Question One: Do you have a sales process? This may sound like an obvious requirement, but most organizations we work with do not have a sales process! If you start breaking down data without a systematic process in place for generating sales, the data you come up with isn’t going to do you a lot of good. Note that a sales process gives people the steps they need to follow, from start to finish, to create revenue for your organization. Every company has a slightly different process; you can think of the data generated by the various steps of your sales process as being like an MRI. When it’s done properly, that kind of comprehensive scan is going to tell you what you need to know about the internal workings of your sales team. But to be useful, the analysis must line up with a functioning sales process!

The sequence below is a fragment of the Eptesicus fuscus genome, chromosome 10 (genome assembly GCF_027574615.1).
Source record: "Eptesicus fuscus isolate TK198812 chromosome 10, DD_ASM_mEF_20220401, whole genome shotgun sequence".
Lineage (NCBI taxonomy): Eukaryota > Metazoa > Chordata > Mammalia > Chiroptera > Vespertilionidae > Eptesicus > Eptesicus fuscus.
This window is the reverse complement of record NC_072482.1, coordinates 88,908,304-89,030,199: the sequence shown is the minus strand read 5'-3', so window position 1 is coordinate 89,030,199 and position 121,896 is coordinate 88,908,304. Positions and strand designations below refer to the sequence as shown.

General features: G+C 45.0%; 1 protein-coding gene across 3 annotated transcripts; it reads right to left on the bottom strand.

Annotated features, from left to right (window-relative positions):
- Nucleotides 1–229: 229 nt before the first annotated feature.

Question Two: Have you identified your expectations? What are your expectations for each of the phases of your sales process? Break the process into its constituent parts: lead development, also known as prospecting; qualification; and then fulfillment and servicing the account. These three phases can also be understood, in the enterprise world, as landexpand, and renew. So. What are the specific outcomes you want to see within each of those three areas? What are the behaviors that make those outcomes possible? What are the departmental benchmarks – meaning what are your time-bound goals for behaviors that will land new business, expand existing business, and renew relationships with your best customers? Once you know that, you can break it down. What are the team benchmarks? What are the individual benchmarks? Set specific expectations. Hopefully, you’ve overlaid some competitive information, and you are meeting or exceeding the relevant industry benchmarks as you work with your team to identify the right goals. Once you have set the expectations, you will have something to compare the relevant real-world data to. (See Question Three.)